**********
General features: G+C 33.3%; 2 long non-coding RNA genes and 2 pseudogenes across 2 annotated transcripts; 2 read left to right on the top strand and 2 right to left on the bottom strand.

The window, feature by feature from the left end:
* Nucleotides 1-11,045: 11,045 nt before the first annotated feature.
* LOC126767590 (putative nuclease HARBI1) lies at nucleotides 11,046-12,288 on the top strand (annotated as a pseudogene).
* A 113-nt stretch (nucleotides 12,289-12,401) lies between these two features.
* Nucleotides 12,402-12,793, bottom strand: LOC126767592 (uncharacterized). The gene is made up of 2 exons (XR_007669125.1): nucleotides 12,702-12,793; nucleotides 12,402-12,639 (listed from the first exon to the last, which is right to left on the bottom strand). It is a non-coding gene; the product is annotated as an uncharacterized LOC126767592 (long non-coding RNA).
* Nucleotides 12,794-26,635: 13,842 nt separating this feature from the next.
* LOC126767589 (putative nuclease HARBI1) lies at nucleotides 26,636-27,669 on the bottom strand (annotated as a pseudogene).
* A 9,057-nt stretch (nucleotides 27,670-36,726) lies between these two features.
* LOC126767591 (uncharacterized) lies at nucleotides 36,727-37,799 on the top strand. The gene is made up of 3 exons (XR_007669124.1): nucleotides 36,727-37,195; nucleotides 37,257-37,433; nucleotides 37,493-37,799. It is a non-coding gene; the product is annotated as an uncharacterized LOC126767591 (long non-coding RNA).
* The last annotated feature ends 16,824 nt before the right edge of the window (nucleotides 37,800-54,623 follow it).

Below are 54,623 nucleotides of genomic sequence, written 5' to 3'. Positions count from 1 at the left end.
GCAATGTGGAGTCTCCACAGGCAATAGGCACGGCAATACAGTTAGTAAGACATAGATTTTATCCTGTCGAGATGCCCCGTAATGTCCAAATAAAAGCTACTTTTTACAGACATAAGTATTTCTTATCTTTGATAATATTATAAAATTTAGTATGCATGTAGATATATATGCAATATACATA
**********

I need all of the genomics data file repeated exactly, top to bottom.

General features: G+C 33.3%; 2 long non-coding RNA genes and 2 pseudogenes across 2 annotated transcripts; 2 read left to right on the top strand and 2 right to left on the bottom strand.

The window, feature by feature from the left end:
* Nucleotides 1-11,045: 11,045 nt before the first annotated feature.
* LOC126767590 (putative nuclease HARBI1) lies at nucleotides 11,046-12,288 on the top strand (annotated as a pseudogene).
* A 113-nt stretch (nucleotides 12,289-12,401) lies between these two features.
* Nucleotides 12,402-12,793, bottom strand: LOC126767592 (uncharacterized). The gene is made up of 2 exons (XR_007669125.1): nucleotides 12,702-12,793; nucleotides 12,402-12,639 (listed from the first exon to the last, which is right to left on the bottom strand). It is a non-coding gene; the product is annotated as an uncharacterized LOC126767592 (long non-coding RNA).
* Nucleotides 12,794-26,635: 13,842 nt separating this feature from the next.
* LOC126767589 (putative nuclease HARBI1) lies at nucleotides 26,636-27,669 on the bottom strand (annotated as a pseudogene).
* A 9,057-nt stretch (nucleotides 27,670-36,726) lies between these two features.
* LOC126767591 (uncharacterized) lies at nucleotides 36,727-37,799 on the top strand. The gene is made up of 3 exons (XR_007669124.1): nucleotides 36,727-37,195; nucleotides 37,257-37,433; nucleotides 37,493-37,799. It is a non-coding gene; the product is annotated as an uncharacterized LOC126767591 (long non-coding RNA).
* The last annotated feature ends 16,824 nt before the right edge of the window (nucleotides 37,800-54,623 follow it).

Below are 54,623 nucleotides of genomic sequence, written 5' to 3'. Positions count from 1 at the left end.
GCAATGTGGAGTCTCCACAGGCAATAGGCACGGCAATACAGTTAGTAAGACATAGATTTTATCCTGTCGAGATGCCCCGTAATGTCCAAATAAAAGCTACTTTTTACAGACATAAGTATTTCTTATCTTTGATAATATTATAAAATTTAGTATGCATGTAGATATATATGCAATATACATA